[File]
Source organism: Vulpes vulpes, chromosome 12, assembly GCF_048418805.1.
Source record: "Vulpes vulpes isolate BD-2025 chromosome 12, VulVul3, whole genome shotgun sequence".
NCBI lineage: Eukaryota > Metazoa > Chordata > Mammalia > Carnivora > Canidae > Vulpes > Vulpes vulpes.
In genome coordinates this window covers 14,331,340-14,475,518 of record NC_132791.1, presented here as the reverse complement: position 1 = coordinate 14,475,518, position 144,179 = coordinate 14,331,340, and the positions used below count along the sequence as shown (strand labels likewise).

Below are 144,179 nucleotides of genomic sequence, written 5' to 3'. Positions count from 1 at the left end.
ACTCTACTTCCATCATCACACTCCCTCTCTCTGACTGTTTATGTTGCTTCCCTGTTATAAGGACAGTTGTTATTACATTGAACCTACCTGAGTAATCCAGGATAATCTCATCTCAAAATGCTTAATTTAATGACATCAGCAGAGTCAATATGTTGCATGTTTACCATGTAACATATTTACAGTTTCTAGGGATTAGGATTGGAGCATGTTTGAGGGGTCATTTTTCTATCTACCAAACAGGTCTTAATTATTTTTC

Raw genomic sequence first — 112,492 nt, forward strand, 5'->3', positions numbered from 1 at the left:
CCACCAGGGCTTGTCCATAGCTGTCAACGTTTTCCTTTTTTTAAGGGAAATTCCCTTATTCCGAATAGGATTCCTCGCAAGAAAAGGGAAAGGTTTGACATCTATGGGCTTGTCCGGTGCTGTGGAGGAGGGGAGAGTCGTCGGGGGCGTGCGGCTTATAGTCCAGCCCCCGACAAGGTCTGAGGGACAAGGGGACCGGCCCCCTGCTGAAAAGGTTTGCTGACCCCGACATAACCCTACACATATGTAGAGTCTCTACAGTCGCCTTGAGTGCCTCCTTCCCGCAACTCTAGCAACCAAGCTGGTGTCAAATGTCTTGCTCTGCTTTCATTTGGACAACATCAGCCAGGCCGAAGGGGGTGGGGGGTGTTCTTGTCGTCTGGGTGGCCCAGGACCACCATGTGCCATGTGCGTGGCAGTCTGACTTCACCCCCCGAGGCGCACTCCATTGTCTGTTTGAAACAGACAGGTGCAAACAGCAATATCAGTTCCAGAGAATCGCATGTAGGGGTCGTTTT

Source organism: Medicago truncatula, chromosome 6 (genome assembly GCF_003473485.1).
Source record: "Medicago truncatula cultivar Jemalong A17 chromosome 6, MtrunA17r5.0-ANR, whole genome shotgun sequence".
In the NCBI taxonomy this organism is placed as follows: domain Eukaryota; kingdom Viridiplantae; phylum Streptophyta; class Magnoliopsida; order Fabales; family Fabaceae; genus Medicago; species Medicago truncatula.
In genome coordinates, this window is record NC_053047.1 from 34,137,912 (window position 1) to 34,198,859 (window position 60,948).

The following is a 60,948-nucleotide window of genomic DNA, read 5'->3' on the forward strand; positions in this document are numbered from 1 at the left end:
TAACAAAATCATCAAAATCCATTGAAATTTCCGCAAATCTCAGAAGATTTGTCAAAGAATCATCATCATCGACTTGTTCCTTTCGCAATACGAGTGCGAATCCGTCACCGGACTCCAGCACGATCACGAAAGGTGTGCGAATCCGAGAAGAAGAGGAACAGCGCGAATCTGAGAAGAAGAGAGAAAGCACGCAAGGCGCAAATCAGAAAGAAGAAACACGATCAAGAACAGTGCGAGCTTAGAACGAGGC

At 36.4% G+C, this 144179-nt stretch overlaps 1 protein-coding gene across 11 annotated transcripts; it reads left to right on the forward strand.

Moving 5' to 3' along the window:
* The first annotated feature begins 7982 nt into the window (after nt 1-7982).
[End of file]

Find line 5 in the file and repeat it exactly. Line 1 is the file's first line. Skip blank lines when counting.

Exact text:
Below are 144,179 nucleotides of genomic sequence, written 5' to 3'. Positions count from 1 at the left end.